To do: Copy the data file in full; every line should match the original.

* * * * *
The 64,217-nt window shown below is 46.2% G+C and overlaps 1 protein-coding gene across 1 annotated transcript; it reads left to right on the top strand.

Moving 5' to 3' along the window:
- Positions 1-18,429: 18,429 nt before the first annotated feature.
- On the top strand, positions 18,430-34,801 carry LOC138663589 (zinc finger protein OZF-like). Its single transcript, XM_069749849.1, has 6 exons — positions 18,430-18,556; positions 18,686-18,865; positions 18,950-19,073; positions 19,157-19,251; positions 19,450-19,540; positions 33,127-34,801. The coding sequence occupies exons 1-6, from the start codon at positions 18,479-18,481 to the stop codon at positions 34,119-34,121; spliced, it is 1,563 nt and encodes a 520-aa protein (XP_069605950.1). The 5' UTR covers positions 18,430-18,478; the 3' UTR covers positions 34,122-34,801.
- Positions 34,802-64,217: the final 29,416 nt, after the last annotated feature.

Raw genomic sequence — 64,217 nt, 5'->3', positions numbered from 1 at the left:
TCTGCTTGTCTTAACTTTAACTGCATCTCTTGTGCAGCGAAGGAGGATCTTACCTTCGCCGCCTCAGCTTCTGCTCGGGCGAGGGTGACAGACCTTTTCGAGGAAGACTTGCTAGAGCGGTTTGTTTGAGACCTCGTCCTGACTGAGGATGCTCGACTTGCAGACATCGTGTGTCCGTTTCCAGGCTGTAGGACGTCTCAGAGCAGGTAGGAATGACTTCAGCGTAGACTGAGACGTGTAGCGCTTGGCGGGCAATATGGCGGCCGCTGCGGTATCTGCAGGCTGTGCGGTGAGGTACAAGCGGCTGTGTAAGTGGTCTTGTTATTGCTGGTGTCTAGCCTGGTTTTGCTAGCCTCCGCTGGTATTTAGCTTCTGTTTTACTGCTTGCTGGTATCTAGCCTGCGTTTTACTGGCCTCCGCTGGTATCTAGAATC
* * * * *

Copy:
The 64,217-nt window shown below is 46.2% G+C and overlaps 1 protein-coding gene across 1 annotated transcript; it reads left to right on the top strand.

Moving 5' to 3' along the window:
- Positions 1-18,429: 18,429 nt before the first annotated feature.
- On the top strand, positions 18,430-34,801 carry LOC138663589 (zinc finger protein OZF-like). Its single transcript, XM_069749849.1, has 6 exons — positions 18,430-18,556; positions 18,686-18,865; positions 18,950-19,073; positions 19,157-19,251; positions 19,450-19,540; positions 33,127-34,801. The coding sequence occupies exons 1-6, from the start codon at positions 18,479-18,481 to the stop codon at positions 34,119-34,121; spliced, it is 1,563 nt and encodes a 520-aa protein (XP_069605950.1). The 5' UTR covers positions 18,430-18,478; the 3' UTR covers positions 34,122-34,801.
- Positions 34,802-64,217: the final 29,416 nt, after the last annotated feature.

Raw genomic sequence — 64,217 nt, 5'->3', positions numbered from 1 at the left:
TCTGCTTGTCTTAACTTTAACTGCATCTCTTGTGCAGCGAAGGAGGATCTTACCTTCGCCGCCTCAGCTTCTGCTCGGGCGAGGGTGACAGACCTTTTCGAGGAAGACTTGCTAGAGCGGTTTGTTTGAGACCTCGTCCTGACTGAGGATGCTCGACTTGCAGACATCGTGTGTCCGTTTCCAGGCTGTAGGACGTCTCAGAGCAGGTAGGAATGACTTCAGCGTAGACTGAGACGTGTAGCGCTTGGCGGGCAATATGGCGGCCGCTGCGGTATCTGCAGGCTGTGCGGTGAGGTACAAGCGGCTGTGTAAGTGGTCTTGTTATTGCTGGTGTCTAGCCTGGTTTTGCTAGCCTCCGCTGGTATTTAGCTTCTGTTTTACTGCTTGCTGGTATCTAGCCTGCGTTTTACTGGCCTCCGCTGGTATCTAGAATC